On 8-9 March 2016, a solar eclipse took place over the Pacific Ocean. This eclipse was total – meaning that the entire solar disk was covered by the Moon – over Indonesia and the central Pacific, starting at sunrise over Sumatra and ending at sunset north of the Hawaiian Islands. Additionally, large parts of South-East Asia, Alaska and Australia witnessed a partial solar eclipse. The path of totality had a maximum width of 155 km and the maximum duration was 4 minutes and 9 seconds at the point of greatest eclipse, over the waters of the Pacific Ocean.
Nothing could be seen over Europe, but ESA’s Proba-2 minisatellite saw a partial solar eclipse from its 800-km-altitude polar orbit. Proba-2 used its SWAP imager to capture the Moon passing in front of the Sun. SWAP views the solar disc at extreme ultraviolet wavelengths to capture the turbulent surface of the Sun and its swirling corona.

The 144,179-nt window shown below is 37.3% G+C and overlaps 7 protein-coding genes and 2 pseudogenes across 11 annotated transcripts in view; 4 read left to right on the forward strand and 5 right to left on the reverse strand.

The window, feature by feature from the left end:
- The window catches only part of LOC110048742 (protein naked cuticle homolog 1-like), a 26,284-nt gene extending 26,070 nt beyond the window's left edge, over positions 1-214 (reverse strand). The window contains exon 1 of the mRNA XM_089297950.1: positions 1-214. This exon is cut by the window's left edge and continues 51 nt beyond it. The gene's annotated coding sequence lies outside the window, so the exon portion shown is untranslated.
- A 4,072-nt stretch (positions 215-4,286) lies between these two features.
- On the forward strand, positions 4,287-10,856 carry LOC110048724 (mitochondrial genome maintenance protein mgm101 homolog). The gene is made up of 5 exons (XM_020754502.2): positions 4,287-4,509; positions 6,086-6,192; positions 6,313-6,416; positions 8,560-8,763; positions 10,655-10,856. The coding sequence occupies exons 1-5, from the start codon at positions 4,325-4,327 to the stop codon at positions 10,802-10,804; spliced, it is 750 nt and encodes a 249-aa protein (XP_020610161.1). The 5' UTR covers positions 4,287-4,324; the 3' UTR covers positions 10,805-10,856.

Due to its Sun-synchronous orbit, Proba-2 follows the terminator, the dividing line between day and night, and was therefore able to observe a partial solar eclipse. Proba-2’s 90 minute orbit meant it passed through the Moon’s shadow to observe a partial solar eclipse two times on March 9: between 00:40 UTC and 00:54 UTC and again between 02:58 UTC and 03:13 UTC. Additionally, the Moon appeared two times in its field of view without obscuring the solar disk.